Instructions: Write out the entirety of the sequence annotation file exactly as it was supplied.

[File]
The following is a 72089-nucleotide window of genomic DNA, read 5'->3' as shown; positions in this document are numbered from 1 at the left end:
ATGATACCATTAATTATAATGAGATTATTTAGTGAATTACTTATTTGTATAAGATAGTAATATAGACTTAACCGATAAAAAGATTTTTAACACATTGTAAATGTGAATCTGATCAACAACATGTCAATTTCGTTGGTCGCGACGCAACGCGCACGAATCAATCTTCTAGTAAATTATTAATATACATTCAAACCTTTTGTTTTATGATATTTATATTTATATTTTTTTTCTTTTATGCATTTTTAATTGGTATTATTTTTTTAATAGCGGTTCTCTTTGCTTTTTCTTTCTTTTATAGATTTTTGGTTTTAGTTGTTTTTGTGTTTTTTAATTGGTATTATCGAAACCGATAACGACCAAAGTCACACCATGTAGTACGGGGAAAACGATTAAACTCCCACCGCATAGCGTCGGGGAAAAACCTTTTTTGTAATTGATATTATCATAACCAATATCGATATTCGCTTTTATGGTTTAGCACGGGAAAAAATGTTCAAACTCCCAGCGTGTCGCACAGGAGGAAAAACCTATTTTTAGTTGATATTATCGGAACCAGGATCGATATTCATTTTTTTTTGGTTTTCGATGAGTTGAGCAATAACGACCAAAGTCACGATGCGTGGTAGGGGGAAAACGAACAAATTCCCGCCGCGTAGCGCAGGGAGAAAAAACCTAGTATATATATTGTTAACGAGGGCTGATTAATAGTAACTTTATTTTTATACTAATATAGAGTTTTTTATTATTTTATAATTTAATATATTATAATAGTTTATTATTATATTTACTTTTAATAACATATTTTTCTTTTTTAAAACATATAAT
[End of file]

The following is a 72089-nucleotide window of genomic DNA, read 5'->3' as shown; positions in this document are numbered from 1 at the left end:
ATGATACCATTAATTATAATGAGATTATTTAGTGAATTACTTATTTGTATAAGATAGTAATATAGACTTAACCGATAAAAAGATTTTTAACACATTGTAAATGTGAATCTGATCAACAACATGTCAATTTCGTTGGTCGCGACGCAACGCGCACGAATCAATCTTCTAGTAAATTATTAATATACATTCAAACCTTTTGTTTTATGATATTTATATTTATATTTTTTTTCTTTTATGCATTTTTAATTGGTATTATTTTTTTAATAGCGGTTCTCTTTGCTTTTTCTTTCTTTTATAGATTTTTGGTTTTAGTTGTTTTTGTGTTTTTTAATTGGTATTATCGAAACCGATAACGACCAAAGTCACACCATGTAGTACGGGGAAAACGATTAAACTCCCACCGCATAGCGTCGGGGAAAAACCTTTTTTGTAATTGATATTATCATAACCAATATCGATATTCGCTTTTATGGTTTAGCACGGGAAAAAATGTTCAAACTCCCAGCGTGTCGCACAGGAGGAAAAACCTATTTTTAGTTGATATTATCGGAACCAGGATCGATATTCATTTTTTTTTGGTTTTCGATGAGTTGAGCAATAACGACCAAAGTCACGATGCGTGGTAGGGGGAAAACGAACAAATTCCCGCCGCGTAGCGCAGGGAGAAAAAACCTAGTATATATATTGTTAACGAGGGCTGATTAATAGTAACTTTATTTTTATACTAATATAGAGTTTTTTATTATTTTATAATTTAATATATTATAATAGTTTATTATTATATTTACTTTTAATAACATATTTTTCTTTTTTAAAACATATAAT